Pound nominated to CAS presidency

Former World Anti-Doping Agency chief Dick Pound and Swiss-based attorney Robert Briner have been nominated as candidates to fill the vacant presidency of the Court of Arbitration of Sport (CAS) in Lausanne. Both nominations were put forward by the International Olympic Committee (IOC). The IOC is the only body that can nominate candidates for the CAS presidency, and the 20-member board will make the final decision, which is expected in April. No formal date, however, has been set for the final vote.

Dick Pound hopes to head the sporting world's top court

Dick Pound hopes to head the sporting world’s top court

Photo: Chris Milliman

Former World Anti-Doping Agency chief Dick Pound and Swiss-based attorney Robert Briner have been nominated as candidates to fill the vacant presidency of the Court of Arbitration of Sport (CAS) in Lausanne.

Both nominations were put forward by the International Olympic Committee (IOC). The IOC is the only body that can nominate candidates for the CAS presidency, and the 20-member board will make the final decision, which is expected in April. No formal date, however, has been set for the final vote.

The vacancy was caused by the death of Senegalese judge Keba Mbaye in January of last year. The 82-year-old Mbaye had served as CAS president since his appointment in 1984.

Canada’s Pound, an attorney, accountant and senior IOC member, served as head of WADA from 1999-2007. Briner is a former member of the Iran-US Claims Tribunal, based in The Hague, and president of the International Court of Arbitration for the International Chamber of Commerce.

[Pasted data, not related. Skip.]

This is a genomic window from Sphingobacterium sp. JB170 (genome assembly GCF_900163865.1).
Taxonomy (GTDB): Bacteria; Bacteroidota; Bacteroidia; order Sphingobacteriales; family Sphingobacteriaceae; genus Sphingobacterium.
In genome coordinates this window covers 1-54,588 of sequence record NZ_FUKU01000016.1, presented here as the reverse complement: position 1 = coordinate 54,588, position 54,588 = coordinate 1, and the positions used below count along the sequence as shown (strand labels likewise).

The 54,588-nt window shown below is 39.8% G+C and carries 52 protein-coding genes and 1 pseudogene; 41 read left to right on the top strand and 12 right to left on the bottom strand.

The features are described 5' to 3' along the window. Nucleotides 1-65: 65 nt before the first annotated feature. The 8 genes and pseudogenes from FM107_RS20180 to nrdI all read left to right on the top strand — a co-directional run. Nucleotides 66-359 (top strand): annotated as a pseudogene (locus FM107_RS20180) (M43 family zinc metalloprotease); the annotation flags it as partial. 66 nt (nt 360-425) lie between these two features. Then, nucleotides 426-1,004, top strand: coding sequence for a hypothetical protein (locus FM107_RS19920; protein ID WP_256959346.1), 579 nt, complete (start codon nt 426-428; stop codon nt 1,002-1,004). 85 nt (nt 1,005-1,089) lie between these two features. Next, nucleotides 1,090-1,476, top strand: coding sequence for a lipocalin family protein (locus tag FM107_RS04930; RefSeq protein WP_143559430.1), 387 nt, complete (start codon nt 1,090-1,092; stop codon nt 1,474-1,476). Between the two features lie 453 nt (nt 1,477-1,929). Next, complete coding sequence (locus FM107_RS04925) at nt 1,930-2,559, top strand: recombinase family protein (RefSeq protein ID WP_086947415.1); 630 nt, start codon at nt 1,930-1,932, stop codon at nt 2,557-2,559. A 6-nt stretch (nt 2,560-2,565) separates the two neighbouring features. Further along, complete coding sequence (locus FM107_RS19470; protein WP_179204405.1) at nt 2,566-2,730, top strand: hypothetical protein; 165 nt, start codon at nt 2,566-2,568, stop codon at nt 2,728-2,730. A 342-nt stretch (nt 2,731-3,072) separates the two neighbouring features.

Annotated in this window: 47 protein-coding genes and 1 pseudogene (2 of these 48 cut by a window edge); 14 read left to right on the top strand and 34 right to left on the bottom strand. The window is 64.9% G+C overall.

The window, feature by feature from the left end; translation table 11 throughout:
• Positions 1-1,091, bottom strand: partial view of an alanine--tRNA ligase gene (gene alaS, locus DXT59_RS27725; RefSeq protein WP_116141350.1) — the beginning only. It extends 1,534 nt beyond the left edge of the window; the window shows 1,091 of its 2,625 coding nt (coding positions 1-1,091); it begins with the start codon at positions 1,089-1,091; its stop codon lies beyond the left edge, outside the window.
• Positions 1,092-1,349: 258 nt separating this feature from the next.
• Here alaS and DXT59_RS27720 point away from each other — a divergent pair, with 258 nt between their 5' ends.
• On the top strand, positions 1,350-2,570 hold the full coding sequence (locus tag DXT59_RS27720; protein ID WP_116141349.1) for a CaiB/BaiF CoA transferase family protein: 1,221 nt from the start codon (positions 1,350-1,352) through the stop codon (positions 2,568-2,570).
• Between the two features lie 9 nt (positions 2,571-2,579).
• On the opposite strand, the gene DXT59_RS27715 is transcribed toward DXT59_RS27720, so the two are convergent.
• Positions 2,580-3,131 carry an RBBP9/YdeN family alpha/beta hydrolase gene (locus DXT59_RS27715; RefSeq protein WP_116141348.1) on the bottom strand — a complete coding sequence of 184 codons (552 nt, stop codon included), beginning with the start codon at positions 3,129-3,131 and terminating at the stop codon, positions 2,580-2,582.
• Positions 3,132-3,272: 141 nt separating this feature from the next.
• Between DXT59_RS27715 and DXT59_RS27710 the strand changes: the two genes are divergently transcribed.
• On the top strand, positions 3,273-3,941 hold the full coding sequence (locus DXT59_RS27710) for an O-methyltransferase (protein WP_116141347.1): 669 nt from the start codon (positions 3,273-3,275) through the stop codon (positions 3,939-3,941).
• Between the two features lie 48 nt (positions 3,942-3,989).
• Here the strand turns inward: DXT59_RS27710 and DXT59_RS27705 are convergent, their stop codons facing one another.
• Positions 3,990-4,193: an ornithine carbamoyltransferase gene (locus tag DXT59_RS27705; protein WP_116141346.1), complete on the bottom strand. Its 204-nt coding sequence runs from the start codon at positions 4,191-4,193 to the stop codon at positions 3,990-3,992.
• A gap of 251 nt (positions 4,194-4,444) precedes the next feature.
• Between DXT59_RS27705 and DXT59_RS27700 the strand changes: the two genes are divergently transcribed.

The new president will be responsible for the work of the sports world’s top appeals body and would control the appointment of arbitrators who hear cases before the court.

CAS has nearly 300 arbitrators from 87 countries and handles about 200 cases a year.

An easy transition?
Even before his term expired at the end of 2007, Pound expressed interest in the CAS post. Last November, at the international World Anti-Doping Conference in Madrid, Pound dismissed the possibility that the reputation he built at WADA over the past eight years would affect any role at CAS, noting that his background as an advocate “is very well-suited for the position.”

“That’s my job, to cause things to happen,” he said. “If my job becomes to be a neutral decider, then that will be my job and I can do that. Most good judges were very successful lawyers before they became judges … to be a good lawyer you need to be a good advocate. The role of judge is different, but having been an advocate helps you as a judge.”

“Listen, it would be the first time in 30 years that the IOC has given me a job that I actually understand,” he said.